7 Tools We Use as Remote Workers
Working in a remote team has its ups and downs. Keeping in touch and working as if we were right next to each other is essential for success.
Here are a bunch of tools that we use to work together efficiently, as well as having everything accessible if someone is at home ill and away from the office
Slack is our main form of communication. Whether it be having a general conversation or going over finer points on a project, most of our communication will be through Slack.
The software works across all our devices (iOS, Mac, Web) and is often used instead of calling people during busy times of the day - we can check Slack when we have a few minutes to spare to catch up.
One of the many features of Slack allows us to send all our online notifications into specific channels. As an example, when someone commits new code to GitHub we receive a notification in Slack. Similarly if the Continuous Integration server runs the tests and they fail, then we will get notified.
Slack is fantastic way to cover most of our communication apart from voice/video and screen sharing.
Sqwiggle is one of those apps that is seriously aimed at remote workers like ourselves. Whilst Sqwiggle does have an instant messaging feature, the main focus is making people feel like they are in the same room as their team.
When you load up the app you are instantly greeted with the faces of your colleagues, which can be updated every few minutes. When you want to start a video conversation with them, just tap on their face. No need to mess around with finding contact details or waiting for them to pick up. Just tap and talk.
Even if you don’t chat with them that often, it’s great to feel that someone is always there with you when you need them.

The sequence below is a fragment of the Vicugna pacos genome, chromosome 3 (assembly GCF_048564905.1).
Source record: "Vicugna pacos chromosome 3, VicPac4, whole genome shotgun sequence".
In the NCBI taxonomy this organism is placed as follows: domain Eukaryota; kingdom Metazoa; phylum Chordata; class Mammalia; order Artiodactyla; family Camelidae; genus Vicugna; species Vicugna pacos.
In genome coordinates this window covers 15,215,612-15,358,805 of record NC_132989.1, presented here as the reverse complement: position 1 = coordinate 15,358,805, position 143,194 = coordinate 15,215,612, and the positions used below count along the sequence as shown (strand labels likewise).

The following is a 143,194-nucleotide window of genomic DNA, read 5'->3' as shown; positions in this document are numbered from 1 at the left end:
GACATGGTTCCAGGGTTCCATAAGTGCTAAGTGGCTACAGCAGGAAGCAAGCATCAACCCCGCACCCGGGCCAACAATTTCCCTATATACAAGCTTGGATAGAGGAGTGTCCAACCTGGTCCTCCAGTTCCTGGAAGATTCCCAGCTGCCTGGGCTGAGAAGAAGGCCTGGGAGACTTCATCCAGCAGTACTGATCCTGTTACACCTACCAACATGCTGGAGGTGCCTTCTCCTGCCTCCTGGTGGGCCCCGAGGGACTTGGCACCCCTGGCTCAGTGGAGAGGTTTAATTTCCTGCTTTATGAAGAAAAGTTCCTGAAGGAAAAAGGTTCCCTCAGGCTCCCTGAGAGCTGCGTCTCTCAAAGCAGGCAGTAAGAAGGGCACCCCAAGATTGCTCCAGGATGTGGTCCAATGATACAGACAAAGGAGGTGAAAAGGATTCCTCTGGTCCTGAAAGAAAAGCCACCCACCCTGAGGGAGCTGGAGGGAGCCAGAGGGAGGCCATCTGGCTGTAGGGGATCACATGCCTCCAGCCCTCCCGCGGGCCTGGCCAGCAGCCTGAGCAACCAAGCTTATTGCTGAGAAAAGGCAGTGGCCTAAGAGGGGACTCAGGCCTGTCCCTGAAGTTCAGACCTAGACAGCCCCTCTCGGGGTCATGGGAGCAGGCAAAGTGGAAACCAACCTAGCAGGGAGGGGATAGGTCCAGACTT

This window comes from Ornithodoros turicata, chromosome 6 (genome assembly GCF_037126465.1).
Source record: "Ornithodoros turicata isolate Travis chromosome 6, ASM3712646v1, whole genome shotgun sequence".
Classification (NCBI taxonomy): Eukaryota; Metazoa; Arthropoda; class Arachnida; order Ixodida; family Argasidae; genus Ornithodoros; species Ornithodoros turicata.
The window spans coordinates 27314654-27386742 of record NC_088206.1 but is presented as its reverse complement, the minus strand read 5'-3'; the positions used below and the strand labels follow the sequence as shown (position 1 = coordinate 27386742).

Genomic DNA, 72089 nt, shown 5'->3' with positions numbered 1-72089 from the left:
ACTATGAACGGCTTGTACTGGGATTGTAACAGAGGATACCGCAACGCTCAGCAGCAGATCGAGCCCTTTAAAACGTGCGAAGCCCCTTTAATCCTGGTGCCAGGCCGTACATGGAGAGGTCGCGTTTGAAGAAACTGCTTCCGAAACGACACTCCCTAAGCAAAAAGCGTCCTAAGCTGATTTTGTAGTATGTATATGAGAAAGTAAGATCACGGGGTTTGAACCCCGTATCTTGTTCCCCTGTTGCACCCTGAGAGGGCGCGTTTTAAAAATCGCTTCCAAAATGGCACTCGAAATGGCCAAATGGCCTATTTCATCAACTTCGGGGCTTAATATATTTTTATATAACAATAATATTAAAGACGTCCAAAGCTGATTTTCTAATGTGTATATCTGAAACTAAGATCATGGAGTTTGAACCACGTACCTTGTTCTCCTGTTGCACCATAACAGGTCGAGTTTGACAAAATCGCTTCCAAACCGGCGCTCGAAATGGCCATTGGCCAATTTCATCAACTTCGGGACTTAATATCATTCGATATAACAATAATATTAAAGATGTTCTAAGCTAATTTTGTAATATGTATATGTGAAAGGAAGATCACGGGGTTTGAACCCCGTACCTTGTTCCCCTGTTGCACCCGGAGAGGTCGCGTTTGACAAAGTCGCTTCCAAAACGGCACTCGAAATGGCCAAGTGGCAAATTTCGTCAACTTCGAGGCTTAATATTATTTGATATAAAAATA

Sprintly holds all of the tasks, bugs and features for pretty much every project we work on. Sprintly works very much like a Kanban board, we know at all times what stage we are up to with our projects, who is working on what feature, and how we are looking for time.
Each item allows comments and uploads attached to them, as well as the ability to T-shirt size them so clients have a some understanding on how much effort each item will take to complete.
Other similar tools to Sprintly are things such as PivotalTracker and Trello.
4. Google Drive
Google Drive is the hub that contains all of our documents and spreadsheets. We often use Google Drive when we’re collaborating on a document or just to share some work with each other to look at over in a Skype call.
Skype feels like one of the most essential tools to use when remote working. Whilst you can go so far using text messages, emails and chat software, hearing and seeing someone is a whole different thing.
Skype is our go-to software for longer discussions within the team and also for chatting with clients. Almost everyone we have dealt with thus far has had a Skype account.
Skype also has a feature of being able to get your own local landline number (or non-local if that’s what you want), with the ability of paying monthly to get minutes to call people in specific countries.
When working we may sometimes get a bit stuck or want to share what we’re working on with someone. This is where Screenhero shines.
I’ve spent a very long time going through a bunch of screensharing tools, and Screenhero seems to come out on top in terms of features, simplicity and reliability. Not only can you share your screen with someone, but they get their own mouse and keyboard input so things like pair programming can be done with ease.
Screenhero also has voice and text chat if you want to use it as a basic chat application if needed.
Screenhero has recently announced it is joining Slack, so some pretty interesting integration should be coming soon.
As remote workers we can be working in all kinds of cafés, bars, parks, libraries etc. Sometimes you need a bit of music to give you some energy and get back down to work!
Spotify is great as you can keep playlists saved onto your computer as well as share your playlists with friends.